The Saab 9-3, Saab's near-luxury car, has no powertrain changes for what will probably be its final year. 2.0T models have a turbocharged 2.0-liter inline four. Known as the LK9, this 16-valve, DOHC engine is part of GM's Ecotec family. It is all aluminum, with cast-iron cylinder liners and twin balance shafts for greater smoothness. With a compression ratio of 9.5:1 and up to 12.3 pounds of boost from its intercooled turbocharger, the LK9 produces 210 horsepower and 221 lb-ft of torque.
Aero models have a 2.8-liter turbocharged V6. This 24-valve, DOHC engine, known as the LP9, is part of GM's High Feature family, manufactured in Australia. It is all aluminum, with a forged steel crankshaft and connecting rods, a variable intake manifold, and continuously variable timing for both the intake and exhaust valves. The version in the 9-3 has a compression ratio of 9.5:1 and an intercooled, twin-scroll turbocharger, with a separate inlet from each cylinder bank to reduce turbo lag. In 2008, Saab raised maximum boost pressure from 7.3 psi to 11.6 psi, increasing output to 280 horsepower and 295 lb-ft of torque.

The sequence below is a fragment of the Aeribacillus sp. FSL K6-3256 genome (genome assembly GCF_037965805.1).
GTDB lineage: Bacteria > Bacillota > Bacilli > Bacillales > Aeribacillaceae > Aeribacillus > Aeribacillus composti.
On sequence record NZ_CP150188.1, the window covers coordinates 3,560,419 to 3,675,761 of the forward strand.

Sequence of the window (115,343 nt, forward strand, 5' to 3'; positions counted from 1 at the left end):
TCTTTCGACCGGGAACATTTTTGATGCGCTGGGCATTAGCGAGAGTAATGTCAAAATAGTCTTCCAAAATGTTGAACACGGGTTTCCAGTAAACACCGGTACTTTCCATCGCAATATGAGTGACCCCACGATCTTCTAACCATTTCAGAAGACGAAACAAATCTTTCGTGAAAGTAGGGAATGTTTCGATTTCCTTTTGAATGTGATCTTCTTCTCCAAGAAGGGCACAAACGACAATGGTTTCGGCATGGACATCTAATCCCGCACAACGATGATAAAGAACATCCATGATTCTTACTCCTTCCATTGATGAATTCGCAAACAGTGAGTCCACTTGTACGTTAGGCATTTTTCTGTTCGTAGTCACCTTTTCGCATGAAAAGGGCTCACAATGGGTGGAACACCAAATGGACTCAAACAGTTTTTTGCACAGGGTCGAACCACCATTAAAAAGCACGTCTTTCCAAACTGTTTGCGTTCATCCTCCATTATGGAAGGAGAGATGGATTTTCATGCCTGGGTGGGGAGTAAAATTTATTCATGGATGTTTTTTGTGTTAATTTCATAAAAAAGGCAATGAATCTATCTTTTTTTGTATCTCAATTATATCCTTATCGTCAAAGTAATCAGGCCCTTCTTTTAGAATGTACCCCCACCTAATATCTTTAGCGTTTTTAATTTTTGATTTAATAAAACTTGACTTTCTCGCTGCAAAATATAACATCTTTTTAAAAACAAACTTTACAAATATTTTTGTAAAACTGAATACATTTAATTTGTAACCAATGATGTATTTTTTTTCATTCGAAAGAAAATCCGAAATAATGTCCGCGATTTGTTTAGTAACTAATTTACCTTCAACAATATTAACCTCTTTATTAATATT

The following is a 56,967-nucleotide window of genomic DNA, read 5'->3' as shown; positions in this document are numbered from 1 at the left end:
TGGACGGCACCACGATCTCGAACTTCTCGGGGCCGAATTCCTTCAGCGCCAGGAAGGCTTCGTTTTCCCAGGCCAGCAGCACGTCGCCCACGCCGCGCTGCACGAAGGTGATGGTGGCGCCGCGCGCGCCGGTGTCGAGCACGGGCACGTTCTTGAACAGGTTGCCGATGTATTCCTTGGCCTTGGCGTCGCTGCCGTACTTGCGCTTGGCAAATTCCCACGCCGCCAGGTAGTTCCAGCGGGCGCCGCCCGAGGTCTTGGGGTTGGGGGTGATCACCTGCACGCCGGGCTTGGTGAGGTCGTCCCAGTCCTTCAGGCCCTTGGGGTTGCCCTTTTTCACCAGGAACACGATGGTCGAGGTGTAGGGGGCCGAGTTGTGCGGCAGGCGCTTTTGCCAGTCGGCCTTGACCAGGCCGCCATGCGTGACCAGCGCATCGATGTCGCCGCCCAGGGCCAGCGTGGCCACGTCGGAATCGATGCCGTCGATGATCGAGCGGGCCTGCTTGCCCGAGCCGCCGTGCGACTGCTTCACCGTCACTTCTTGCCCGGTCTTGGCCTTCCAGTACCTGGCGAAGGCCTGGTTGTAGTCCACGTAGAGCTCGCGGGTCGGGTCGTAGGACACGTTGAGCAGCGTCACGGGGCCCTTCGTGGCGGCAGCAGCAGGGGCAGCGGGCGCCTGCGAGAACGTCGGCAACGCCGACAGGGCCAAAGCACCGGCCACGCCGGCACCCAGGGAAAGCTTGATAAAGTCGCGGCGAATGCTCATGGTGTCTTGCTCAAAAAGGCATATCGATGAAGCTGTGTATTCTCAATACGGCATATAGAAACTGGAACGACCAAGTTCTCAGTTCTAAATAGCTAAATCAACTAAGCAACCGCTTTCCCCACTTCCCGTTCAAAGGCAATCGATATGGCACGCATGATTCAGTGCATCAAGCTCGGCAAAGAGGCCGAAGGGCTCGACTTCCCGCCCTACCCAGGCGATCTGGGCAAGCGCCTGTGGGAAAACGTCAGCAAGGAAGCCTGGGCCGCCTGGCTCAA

The 2.0-liter engine suffers more turbo lag than newer designs like Volkswagen's 2.0 TSI engine. It is slightly weak at low speeds, and power comes on with a bang once the turbo spools up. The 2.8-liter V6 has less lag. The 2.8T performs well at all speeds, although it is no stronger than the normally aspirated V6s in rivals like the Acura TSX. Both 9-3 engines are smooth, but their persistent exhaust drone at cruising speeds annoys some reviewers.